Reliability of Trained Dogs to Alert to Hypoglycemia in Patients with Type 1 Diabetes

Evan A. Los, Katrina L. Ramsey, Ines Guttmann-Bauman, Andrew Ahmann

Research output: Contribution to journalArticle

9 Citations (Scopus)

Abstract

Background: We examined the reliability of trained dogs to alert to hypoglycemia in individuals with type 1 diabetes. Methods: Patients with type 1 diabetes who currently used diabetes alert dogs participated in this exploratory study. Subjects reported satisfaction, perceived dog glucose sensing ability and reasons for obtaining a trained dog. Reliability of dog alerts was assessed using capillary blood glucose (CBG) and blinded continuous glucose monitoring (CGM) as comparators in 8 subjects (age 4-48). Hypoglycemia was defined as CBG or CGM <70 mg/dL. Results: Dog users were very satisfied (8.9/10 on a Likert-type scale) and largely confident (7.9/10) in their dog's ability to detect hypoglycemia. Detection of hypoglycemia was the primary reason for obtaining a trained dog. During hypoglycemia, spontaneous dog alerts occurred at a rate 3.2 (2.0-5.2, 95% CI) times higher than during euglycemia (70-179 mg/dL). Dogs provided timely alerts in 36% (sensitivity) of all hypoglycemia events (n = 45). Due to inappropriate alerts, the PPV of a dog alert for hypoglycemia was 12%. When there was concurrence of a hypoglycemic event between the dog alert and CGM (n = 30), CGM would have alerted prior to the dog in 73% of events (median 22-minute difference). Conclusions: This is the first study evaluating reliability of trained dogs to alert to hypoglycemia under real-life conditions. Trained dogs often alert a human companion to otherwise unknown hypoglycemia; however due to high false-positive rate, a dog alert alone is unlikely to be helpful in differentiating hypo-/hyper-/euglycemia. CGM often detects hypoglycemia before a trained dog by a clinically significant margin.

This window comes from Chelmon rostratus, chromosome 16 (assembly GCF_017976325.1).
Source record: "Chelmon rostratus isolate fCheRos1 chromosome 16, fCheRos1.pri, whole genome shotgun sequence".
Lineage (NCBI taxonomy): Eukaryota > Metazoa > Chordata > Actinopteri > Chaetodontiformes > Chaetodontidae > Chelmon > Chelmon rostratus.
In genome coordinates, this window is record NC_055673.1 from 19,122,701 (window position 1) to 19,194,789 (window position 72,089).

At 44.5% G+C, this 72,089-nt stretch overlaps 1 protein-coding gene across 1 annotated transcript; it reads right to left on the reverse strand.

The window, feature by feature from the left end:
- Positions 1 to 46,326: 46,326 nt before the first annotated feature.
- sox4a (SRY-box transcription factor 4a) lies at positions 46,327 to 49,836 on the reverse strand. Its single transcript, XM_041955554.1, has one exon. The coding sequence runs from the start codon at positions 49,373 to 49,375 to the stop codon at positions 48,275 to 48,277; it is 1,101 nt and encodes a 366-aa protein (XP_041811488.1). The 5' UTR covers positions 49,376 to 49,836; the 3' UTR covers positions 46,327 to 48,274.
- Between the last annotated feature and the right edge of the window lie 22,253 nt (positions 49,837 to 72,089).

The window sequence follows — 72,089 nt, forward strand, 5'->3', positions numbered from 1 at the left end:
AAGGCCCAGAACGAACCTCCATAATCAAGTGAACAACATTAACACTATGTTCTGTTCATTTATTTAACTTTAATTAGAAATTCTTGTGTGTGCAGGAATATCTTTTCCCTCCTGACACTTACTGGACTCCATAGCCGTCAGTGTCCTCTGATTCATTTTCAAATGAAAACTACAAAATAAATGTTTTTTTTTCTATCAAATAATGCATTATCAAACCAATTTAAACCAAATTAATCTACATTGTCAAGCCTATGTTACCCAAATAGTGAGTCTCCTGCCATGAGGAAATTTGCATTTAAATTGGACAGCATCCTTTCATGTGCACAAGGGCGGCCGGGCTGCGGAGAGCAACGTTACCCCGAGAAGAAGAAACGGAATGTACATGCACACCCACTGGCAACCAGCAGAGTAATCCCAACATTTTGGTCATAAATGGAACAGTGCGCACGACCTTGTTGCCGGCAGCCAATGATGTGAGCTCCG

Original languageEnglish (US)
Pages (from-to)506-512
Number of pages7
JournalJournal of diabetes science and technology
Volume11
Issue number3
DOIs
StatePublished - May 1 2017

Fingerprint

Medical problems
Type 1 Diabetes Mellitus
Hypoglycemia
Glucose
Dogs
Monitoring
Blood Glucose
Blood
Hypoglycemic Agents
Aptitude

Keywords

  • continuous glucose monitor
  • dog
  • hypoglycemia
  • type 1 diabetes

ASJC Scopus subject areas

  • Internal Medicine
  • Endocrinology, Diabetes and Metabolism
  • Bioengineering
  • Medicine(all)
  • Biomedical Engineering

Cite this

Reliability of Trained Dogs to Alert to Hypoglycemia in Patients with Type 1 Diabetes. / Los, Evan A.; Ramsey, Katrina L.; Guttmann-Bauman, Ines; Ahmann, Andrew.

In: Journal of diabetes science and technology, Vol. 11, No. 3, 01.05.2017, p. 506-512.

Research output: Contribution to journalArticle

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abstract = "Background: We examined the reliability of trained dogs to alert to hypoglycemia in individuals with type 1 diabetes. Methods: Patients with type 1 diabetes who currently used diabetes alert dogs participated in this exploratory study. Subjects reported satisfaction, perceived dog glucose sensing ability and reasons for obtaining a trained dog. Reliability of dog alerts was assessed using capillary blood glucose (CBG) and blinded continuous glucose monitoring (CGM) as comparators in 8 subjects (age 4-48). Hypoglycemia was defined as CBG or CGM <70 mg/dL. Results: Dog users were very satisfied (8.9/10 on a Likert-type scale) and largely confident (7.9/10) in their dog's ability to detect hypoglycemia. Detection of hypoglycemia was the primary reason for obtaining a trained dog. During hypoglycemia, spontaneous dog alerts occurred at a rate 3.2 (2.0-5.2, 95{\%} CI) times higher than during euglycemia (70-179 mg/dL). Dogs provided timely alerts in 36{\%} (sensitivity) of all hypoglycemia events (n = 45). Due to inappropriate alerts, the PPV of a dog alert for hypoglycemia was 12{\%}. When there was concurrence of a hypoglycemic event between the dog alert and CGM (n = 30), CGM would have alerted prior to the dog in 73{\%} of events (median 22-minute difference). Conclusions: This is the first study evaluating reliability of trained dogs to alert to hypoglycemia under real-life conditions. Trained dogs often alert a human companion to otherwise unknown hypoglycemia; however due to high false-positive rate, a dog alert alone is unlikely to be helpful in differentiating hypo-/hyper-/euglycemia. CGM often detects hypoglycemia before a trained dog by a clinically significant margin.",
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